After dinner, I flicked through this and that and found a program on wasps. I felt like it was the sign I needed and went off to the shower. In the far corner of the room, Joan was reading Gatsby and nodding along.
“You`re almost done with it? Again?” I chuckled. Joan looked up and smiled at me, genuinely pleased, “Yes, one hundred lines to go.” She seemed to say that phrase wherever she was in the book but I didn’t care. I got to see her smile.
“Gonna pop in the shower. The toast got cold.”
“I’m sorry, love.”
“Don’t worry.”
Before I put my trousers off, I found Hannah and her x`s and put it safely in a box Joan would never see. I could have thrown it away. Especially after Joan had smiled.

“Are you happy?” It was Joan who put her head on my chest. It was early and I was supposed to take a jog before work. Was I happy? This was happy.  Joan`s hair was still perfect and her scent lingered on me. Her hand was playing with my messy hair.
“Like this…”
“I want you to be.”
“I am like this,” I mumble and smile, rolling over and kissing her forehead. She smiles wide and I feel it in my heart and wonder if she can, too.

Joan didn`t speak to me when I got home. Mostly ‘cause I got a pizza and she had wanted to cook apparently. She usually got upset like this. This was a day when she greeted and the retired to her couch. Hannah in the box did not seem too bad right about now.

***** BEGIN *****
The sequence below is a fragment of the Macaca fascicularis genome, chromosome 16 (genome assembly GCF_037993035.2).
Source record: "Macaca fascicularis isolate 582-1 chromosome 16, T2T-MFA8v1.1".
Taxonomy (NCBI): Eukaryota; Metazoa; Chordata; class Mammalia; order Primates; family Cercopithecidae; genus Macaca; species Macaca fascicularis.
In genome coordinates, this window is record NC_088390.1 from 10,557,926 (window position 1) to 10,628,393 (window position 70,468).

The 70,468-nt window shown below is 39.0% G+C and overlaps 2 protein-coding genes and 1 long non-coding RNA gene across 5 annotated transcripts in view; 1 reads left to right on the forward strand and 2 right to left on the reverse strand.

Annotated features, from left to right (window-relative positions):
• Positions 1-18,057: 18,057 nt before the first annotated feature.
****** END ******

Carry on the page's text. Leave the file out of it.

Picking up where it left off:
“Joan?” she was curled up again and smiled.
“Sorry about earlier…”
“No, I`m sorry. I thought a pizza and something different would be nice…”
“I love you.”
“I love you.”

Hannah was dressed in a sharp red dress and a new scent filled my nostrils. I didn’t smell like Joan at all but I liked it.
“So I told my boss I need some time off because I work so hard,” she chuckled and put a hand on mine in the middle of the table, “but I feel like I’m talking too much.”

“No, no, not at all,” I watch her fingers on my knuckles and I smile softly at her.

“You’re shy.”

“I guess I’m not used to dating?”

“You don’t date?”

“I guess not for a while,” I shrug and look at the way she looks at me; the way she seems like she’s enjoying herself and the idea that she wants to listen to every memory I want to talk about. My ring is in my pocket and maybe I’m the only one in the bistro that can hear it buzzing.


“So, if you could have time off work-“

“Oh no, that’ll be a while,” I interrupt, “I had some time off not too long ago but now I’m back and need to stick to a routine for a while.”

Hannah sipped her wine and I could see her lips curl up, “If  you could get time off – where would you go?”

“If money was no option?”

“Yes, if money was no option,” Hannah looked excited and her eyes washed over the room quickly as if she were picturing new scenes before her; like I was discovering the globe’s treasures with her. “I’d go to India or Thailand – somewhere hot, with colour and the opportunity to get lost and take photos.”